Pauline Kael: A Life in the Dark
Pauline Kael became the voice for a new generation of film-goers.
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Having achieved success, Kael, like many before her, at times abused her power. In one unsavory episode, she offered to collaborate with a tenure-track professor at UCLA, who had conducted substantial research on screenwriter Herman Mankiewicz for a book on Citizen Kane. Kael took his research, only to use it, unacknowledged, to produce one of her most celebrated and controversial essays, “Raising Kane.” (Watching poor Howard Suber handing over his interviews, eager to be affiliated with Kael, is a little like watching a horror flick – one wants to cry out, “don’t go into that room!”) Also problematic was Kael’s influence on a younger generation of critics, the “Paulettes,” who circled in tight ranks around her, competing for her favor.Skip to next paragraph
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Ok, so I didn’t hate the second half of the book, but I did find it tedious. Comprised of short paragraphs describing Kael’s take on particular films in the 1970s and 80s, its choppiness may tire even the most avid moviegoer (apart from the last 35 pages or so, which describe the shifting fortunes of The New Yorker and Kael’s softening in her later years). Surely, there must have been a better way to organize this material. Another minor weakness lies in the way Kael’s daughter, Gina, appears briefly only to vanish for many pages (i.e., years) in Kellow’s account. It’s not her story, yet given that she was Kael’s only child, who lived with her mother well into her 30s, she seems oddly peripheral. That Gina declined to contribute to this project may account for Kellow’s reticence here.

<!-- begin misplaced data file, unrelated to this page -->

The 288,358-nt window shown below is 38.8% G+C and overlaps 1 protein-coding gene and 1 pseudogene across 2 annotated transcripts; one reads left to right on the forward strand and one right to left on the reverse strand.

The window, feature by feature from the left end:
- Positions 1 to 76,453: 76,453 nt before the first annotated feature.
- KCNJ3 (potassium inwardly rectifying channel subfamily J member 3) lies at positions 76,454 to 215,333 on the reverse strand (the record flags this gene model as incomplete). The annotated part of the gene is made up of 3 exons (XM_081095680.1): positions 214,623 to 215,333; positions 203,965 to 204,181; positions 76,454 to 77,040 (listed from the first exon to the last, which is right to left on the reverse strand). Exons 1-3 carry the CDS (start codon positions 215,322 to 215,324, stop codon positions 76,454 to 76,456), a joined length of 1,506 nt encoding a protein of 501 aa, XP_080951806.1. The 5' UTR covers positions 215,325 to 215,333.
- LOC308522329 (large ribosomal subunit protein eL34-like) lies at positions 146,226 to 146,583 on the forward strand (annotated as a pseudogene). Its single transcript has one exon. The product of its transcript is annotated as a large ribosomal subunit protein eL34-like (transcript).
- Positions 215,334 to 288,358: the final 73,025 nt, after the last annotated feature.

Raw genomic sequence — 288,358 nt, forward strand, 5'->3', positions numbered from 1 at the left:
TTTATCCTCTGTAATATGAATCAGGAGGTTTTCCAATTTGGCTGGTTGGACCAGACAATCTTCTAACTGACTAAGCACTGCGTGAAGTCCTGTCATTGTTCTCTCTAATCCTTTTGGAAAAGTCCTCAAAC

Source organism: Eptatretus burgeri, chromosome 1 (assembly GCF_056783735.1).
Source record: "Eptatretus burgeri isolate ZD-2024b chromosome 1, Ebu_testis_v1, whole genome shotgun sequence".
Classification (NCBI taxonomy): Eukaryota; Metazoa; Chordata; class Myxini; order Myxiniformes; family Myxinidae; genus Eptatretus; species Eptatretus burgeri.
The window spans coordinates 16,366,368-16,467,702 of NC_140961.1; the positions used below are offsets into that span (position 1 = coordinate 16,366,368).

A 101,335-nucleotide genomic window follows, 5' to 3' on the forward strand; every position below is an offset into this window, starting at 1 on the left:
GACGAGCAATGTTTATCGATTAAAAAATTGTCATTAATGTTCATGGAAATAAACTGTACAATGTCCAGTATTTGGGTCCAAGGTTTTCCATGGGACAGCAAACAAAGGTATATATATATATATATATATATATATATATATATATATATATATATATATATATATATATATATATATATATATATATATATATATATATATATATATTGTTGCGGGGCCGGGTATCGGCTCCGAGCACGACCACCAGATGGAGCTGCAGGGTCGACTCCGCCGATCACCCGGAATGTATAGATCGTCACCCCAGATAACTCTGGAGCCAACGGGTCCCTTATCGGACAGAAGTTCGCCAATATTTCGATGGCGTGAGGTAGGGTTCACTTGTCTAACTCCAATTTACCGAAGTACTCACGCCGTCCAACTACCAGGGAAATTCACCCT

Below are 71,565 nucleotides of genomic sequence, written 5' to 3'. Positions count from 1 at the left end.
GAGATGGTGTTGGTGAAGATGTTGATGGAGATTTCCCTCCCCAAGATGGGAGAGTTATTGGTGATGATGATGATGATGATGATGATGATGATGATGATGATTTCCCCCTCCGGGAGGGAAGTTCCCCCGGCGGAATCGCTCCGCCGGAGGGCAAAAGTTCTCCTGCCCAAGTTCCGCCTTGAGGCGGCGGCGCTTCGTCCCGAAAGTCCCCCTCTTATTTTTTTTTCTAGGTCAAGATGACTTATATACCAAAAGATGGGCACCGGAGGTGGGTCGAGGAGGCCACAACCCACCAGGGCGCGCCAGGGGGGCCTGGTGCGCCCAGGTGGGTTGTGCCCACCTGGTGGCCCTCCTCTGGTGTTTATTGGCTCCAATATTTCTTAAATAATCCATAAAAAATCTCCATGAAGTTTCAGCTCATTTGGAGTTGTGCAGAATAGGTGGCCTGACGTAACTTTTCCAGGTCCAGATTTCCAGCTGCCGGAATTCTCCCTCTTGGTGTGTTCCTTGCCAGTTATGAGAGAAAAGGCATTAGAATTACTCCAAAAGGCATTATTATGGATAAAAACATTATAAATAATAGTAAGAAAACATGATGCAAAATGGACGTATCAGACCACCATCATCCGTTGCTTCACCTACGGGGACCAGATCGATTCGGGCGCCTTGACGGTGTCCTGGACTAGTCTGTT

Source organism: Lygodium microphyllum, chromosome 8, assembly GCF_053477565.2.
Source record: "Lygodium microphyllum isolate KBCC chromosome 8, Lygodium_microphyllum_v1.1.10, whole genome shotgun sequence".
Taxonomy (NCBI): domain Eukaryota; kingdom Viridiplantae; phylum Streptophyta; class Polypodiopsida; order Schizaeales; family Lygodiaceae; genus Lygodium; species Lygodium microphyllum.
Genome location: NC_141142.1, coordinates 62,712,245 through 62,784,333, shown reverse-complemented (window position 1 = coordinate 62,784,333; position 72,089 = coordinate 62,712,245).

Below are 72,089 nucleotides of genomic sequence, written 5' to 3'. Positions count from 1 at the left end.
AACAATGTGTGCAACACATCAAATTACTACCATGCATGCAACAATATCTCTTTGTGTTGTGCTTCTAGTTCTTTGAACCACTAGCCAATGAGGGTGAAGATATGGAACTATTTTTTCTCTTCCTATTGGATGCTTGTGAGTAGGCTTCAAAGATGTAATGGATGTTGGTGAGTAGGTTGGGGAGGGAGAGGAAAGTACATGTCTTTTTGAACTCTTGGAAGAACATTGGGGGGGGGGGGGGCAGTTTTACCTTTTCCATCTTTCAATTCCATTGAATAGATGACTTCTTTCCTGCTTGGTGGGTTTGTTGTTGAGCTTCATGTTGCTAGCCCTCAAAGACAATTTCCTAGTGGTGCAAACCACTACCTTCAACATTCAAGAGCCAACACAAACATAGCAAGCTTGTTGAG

Nonetheless, it is Kael, the critic, that movie aficionados will care most about, and they get her here in spades. Given the dearth of powerful women in American culture who aren’t either Barbie dolls (see pretty much every female newscaster) or vilified by the mass media, I could be tempted to give this book to every young woman I know. And in our age of sound bites, “thumbs-up’s!”, “rottentomatoes” reviews, and what Kellow astutely refers to as the “infantilization of the great moviegoing audience,” Kael’s voice is missed indeed.
Elizabeth Toohey is an English professor at Principia College in Elsah, Ill., where she specializes in postwar American culture.